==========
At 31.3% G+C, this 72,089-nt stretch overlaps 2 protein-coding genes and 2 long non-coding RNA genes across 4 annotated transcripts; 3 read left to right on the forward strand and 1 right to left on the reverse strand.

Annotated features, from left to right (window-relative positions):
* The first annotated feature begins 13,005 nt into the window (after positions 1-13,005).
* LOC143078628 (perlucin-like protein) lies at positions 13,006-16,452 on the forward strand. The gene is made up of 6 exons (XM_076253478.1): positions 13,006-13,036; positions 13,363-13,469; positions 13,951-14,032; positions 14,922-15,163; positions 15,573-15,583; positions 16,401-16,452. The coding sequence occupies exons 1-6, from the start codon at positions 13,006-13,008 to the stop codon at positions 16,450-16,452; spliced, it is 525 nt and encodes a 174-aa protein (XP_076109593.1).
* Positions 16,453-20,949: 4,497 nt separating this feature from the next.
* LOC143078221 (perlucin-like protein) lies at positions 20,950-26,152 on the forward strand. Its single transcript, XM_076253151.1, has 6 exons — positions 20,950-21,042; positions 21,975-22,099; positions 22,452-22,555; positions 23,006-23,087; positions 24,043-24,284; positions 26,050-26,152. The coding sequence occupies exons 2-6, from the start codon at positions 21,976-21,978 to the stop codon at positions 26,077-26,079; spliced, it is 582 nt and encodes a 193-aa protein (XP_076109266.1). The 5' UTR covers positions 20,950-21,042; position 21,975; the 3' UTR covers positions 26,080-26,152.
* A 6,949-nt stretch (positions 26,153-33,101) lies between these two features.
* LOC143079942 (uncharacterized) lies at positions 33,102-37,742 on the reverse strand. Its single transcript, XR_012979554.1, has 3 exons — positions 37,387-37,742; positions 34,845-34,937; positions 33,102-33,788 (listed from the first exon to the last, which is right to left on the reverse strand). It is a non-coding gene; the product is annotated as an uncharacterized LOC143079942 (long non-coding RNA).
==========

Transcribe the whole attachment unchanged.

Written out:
At 31.3% G+C, this 72,089-nt stretch overlaps 2 protein-coding genes and 2 long non-coding RNA genes across 4 annotated transcripts; 3 read left to right on the forward strand and 1 right to left on the reverse strand.

Annotated features, from left to right (window-relative positions):
* The first annotated feature begins 13,005 nt into the window (after positions 1-13,005).
* LOC143078628 (perlucin-like protein) lies at positions 13,006-16,452 on the forward strand. The gene is made up of 6 exons (XM_076253478.1): positions 13,006-13,036; positions 13,363-13,469; positions 13,951-14,032; positions 14,922-15,163; positions 15,573-15,583; positions 16,401-16,452. The coding sequence occupies exons 1-6, from the start codon at positions 13,006-13,008 to the stop codon at positions 16,450-16,452; spliced, it is 525 nt and encodes a 174-aa protein (XP_076109593.1).
* Positions 16,453-20,949: 4,497 nt separating this feature from the next.
* LOC143078221 (perlucin-like protein) lies at positions 20,950-26,152 on the forward strand. Its single transcript, XM_076253151.1, has 6 exons — positions 20,950-21,042; positions 21,975-22,099; positions 22,452-22,555; positions 23,006-23,087; positions 24,043-24,284; positions 26,050-26,152. The coding sequence occupies exons 2-6, from the start codon at positions 21,976-21,978 to the stop codon at positions 26,077-26,079; spliced, it is 582 nt and encodes a 193-aa protein (XP_076109266.1). The 5' UTR covers positions 20,950-21,042; position 21,975; the 3' UTR covers positions 26,080-26,152.
* A 6,949-nt stretch (positions 26,153-33,101) lies between these two features.
* LOC143079942 (uncharacterized) lies at positions 33,102-37,742 on the reverse strand. Its single transcript, XR_012979554.1, has 3 exons — positions 37,387-37,742; positions 34,845-34,937; positions 33,102-33,788 (listed from the first exon to the last, which is right to left on the reverse strand). It is a non-coding gene; the product is annotated as an uncharacterized LOC143079942 (long non-coding RNA).